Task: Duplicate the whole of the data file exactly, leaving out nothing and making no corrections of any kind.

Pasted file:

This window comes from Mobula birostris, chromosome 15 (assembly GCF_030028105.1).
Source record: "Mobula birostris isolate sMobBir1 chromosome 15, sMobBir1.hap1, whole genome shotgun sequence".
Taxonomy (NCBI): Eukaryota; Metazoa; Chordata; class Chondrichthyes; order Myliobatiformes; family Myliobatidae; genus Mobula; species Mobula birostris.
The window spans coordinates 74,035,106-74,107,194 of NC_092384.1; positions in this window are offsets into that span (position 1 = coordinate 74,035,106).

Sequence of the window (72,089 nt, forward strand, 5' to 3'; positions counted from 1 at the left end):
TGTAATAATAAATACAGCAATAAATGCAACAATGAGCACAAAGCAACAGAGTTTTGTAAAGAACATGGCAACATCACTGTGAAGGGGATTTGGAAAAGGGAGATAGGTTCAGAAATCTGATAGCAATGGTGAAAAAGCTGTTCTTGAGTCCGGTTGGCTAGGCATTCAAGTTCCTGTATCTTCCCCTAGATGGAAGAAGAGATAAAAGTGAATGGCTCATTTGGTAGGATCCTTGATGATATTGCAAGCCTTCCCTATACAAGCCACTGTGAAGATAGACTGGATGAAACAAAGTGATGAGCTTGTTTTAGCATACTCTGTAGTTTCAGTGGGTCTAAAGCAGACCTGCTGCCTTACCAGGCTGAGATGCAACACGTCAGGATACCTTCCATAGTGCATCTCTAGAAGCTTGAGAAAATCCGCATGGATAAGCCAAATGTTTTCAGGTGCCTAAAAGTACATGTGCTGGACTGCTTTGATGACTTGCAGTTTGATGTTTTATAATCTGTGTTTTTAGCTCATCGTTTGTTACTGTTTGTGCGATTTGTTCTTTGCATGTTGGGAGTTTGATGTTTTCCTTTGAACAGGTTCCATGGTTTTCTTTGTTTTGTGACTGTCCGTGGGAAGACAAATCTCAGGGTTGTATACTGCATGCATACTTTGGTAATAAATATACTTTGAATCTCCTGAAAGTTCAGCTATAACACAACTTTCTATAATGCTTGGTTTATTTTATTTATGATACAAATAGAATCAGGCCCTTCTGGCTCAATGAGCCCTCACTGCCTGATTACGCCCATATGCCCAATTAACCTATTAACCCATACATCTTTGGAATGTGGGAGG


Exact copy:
This window comes from Mobula birostris, chromosome 15 (assembly GCF_030028105.1).
Source record: "Mobula birostris isolate sMobBir1 chromosome 15, sMobBir1.hap1, whole genome shotgun sequence".
Taxonomy (NCBI): Eukaryota; Metazoa; Chordata; class Chondrichthyes; order Myliobatiformes; family Myliobatidae; genus Mobula; species Mobula birostris.
The window spans coordinates 74,035,106-74,107,194 of NC_092384.1; positions in this window are offsets into that span (position 1 = coordinate 74,035,106).

Sequence of the window (72,089 nt, forward strand, 5' to 3'; positions counted from 1 at the left end):
TGTAATAATAAATACAGCAATAAATGCAACAATGAGCACAAAGCAACAGAGTTTTGTAAAGAACATGGCAACATCACTGTGAAGGGGATTTGGAAAAGGGAGATAGGTTCAGAAATCTGATAGCAATGGTGAAAAAGCTGTTCTTGAGTCCGGTTGGCTAGGCATTCAAGTTCCTGTATCTTCCCCTAGATGGAAGAAGAGATAAAAGTGAATGGCTCATTTGGTAGGATCCTTGATGATATTGCAAGCCTTCCCTATACAAGCCACTGTGAAGATAGACTGGATGAAACAAAGTGATGAGCTTGTTTTAGCATACTCTGTAGTTTCAGTGGGTCTAAAGCAGACCTGCTGCCTTACCAGGCTGAGATGCAACACGTCAGGATACCTTCCATAGTGCATCTCTAGAAGCTTGAGAAAATCCGCATGGATAAGCCAAATGTTTTCAGGTGCCTAAAAGTACATGTGCTGGACTGCTTTGATGACTTGCAGTTTGATGTTTTATAATCTGTGTTTTTAGCTCATCGTTTGTTACTGTTTGTGCGATTTGTTCTTTGCATGTTGGGAGTTTGATGTTTTCCTTTGAACAGGTTCCATGGTTTTCTTTGTTTTGTGACTGTCCGTGGGAAGACAAATCTCAGGGTTGTATACTGCATGCATACTTTGGTAATAAATATACTTTGAATCTCCTGAAAGTTCAGCTATAACACAACTTTCTATAATGCTTGGTTTATTTTATTTATGATACAAATAGAATCAGGCCCTTCTGGCTCAATGAGCCCTCACTGCCTGATTACGCCCATATGCCCAATTAACCTATTAACCCATACATCTTTGGAATGTGGGAGG